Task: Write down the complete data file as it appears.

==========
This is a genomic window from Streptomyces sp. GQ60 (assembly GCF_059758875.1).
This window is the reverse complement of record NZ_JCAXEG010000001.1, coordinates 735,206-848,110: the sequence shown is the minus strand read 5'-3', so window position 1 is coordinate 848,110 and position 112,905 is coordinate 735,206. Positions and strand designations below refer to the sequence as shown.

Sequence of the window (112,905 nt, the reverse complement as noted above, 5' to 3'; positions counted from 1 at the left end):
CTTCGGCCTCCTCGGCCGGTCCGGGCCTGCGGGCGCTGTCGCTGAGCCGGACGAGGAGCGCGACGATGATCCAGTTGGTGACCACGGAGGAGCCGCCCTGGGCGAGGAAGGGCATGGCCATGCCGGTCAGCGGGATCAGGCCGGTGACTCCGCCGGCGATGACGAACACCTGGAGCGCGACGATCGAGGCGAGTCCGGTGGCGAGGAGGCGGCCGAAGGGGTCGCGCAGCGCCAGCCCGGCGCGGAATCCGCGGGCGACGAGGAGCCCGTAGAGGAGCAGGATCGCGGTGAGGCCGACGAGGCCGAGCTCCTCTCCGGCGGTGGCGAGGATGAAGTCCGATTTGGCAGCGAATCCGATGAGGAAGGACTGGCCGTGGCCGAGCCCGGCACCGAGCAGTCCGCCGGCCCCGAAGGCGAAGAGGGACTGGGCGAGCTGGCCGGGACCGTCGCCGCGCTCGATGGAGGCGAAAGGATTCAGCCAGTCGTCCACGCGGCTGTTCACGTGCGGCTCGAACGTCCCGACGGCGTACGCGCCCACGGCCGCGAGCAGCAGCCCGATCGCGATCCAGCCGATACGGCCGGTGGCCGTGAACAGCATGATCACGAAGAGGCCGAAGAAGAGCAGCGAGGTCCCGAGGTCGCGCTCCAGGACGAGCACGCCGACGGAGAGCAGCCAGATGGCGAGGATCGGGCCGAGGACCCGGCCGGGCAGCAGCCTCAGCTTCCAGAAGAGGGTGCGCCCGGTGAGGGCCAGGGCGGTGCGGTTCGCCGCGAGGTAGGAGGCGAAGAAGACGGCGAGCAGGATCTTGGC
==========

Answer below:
This is a genomic window from Streptomyces sp. GQ60 (assembly GCF_059758875.1).
This window is the reverse complement of record NZ_JCAXEG010000001.1, coordinates 735,206-848,110: the sequence shown is the minus strand read 5'-3', so window position 1 is coordinate 848,110 and position 112,905 is coordinate 735,206. Positions and strand designations below refer to the sequence as shown.

Sequence of the window (112,905 nt, the reverse complement as noted above, 5' to 3'; positions counted from 1 at the left end):
CTTCGGCCTCCTCGGCCGGTCCGGGCCTGCGGGCGCTGTCGCTGAGCCGGACGAGGAGCGCGACGATGATCCAGTTGGTGACCACGGAGGAGCCGCCCTGGGCGAGGAAGGGCATGGCCATGCCGGTCAGCGGGATCAGGCCGGTGACTCCGCCGGCGATGACGAACACCTGGAGCGCGACGATCGAGGCGAGTCCGGTGGCGAGGAGGCGGCCGAAGGGGTCGCGCAGCGCCAGCCCGGCGCGGAATCCGCGGGCGACGAGGAGCCCGTAGAGGAGCAGGATCGCGGTGAGGCCGACGAGGCCGAGCTCCTCTCCGGCGGTGGCGAGGATGAAGTCCGATTTGGCAGCGAATCCGATGAGGAAGGACTGGCCGTGGCCGAGCCCGGCACCGAGCAGTCCGCCGGCCCCGAAGGCGAAGAGGGACTGGGCGAGCTGGCCGGGACCGTCGCCGCGCTCGATGGAGGCGAAAGGATTCAGCCAGTCGTCCACGCGGCTGTTCACGTGCGGCTCGAACGTCCCGACGGCGTACGCGCCCACGGCCGCGAGCAGCAGCCCGATCGCGATCCAGCCGATACGGCCGGTGGCCGTGAACAGCATGATCACGAAGAGGCCGAAGAAGAGCAGCGAGGTCCCGAGGTCGCGCTCCAGGACGAGCACGCCGACGGAGAGCAGCCAGATGGCGAGGATCGGGCCGAGGACCCGGCCGGGCAGCAGCCTCAGCTTCCAGAAGAGGGTGCGCCCGGTGAGGGCCAGGGCGGTGCGGTTCGCCGCGAGGTAGGAGGCGAAGAAGACGGCGAGCAGGATCTTGGC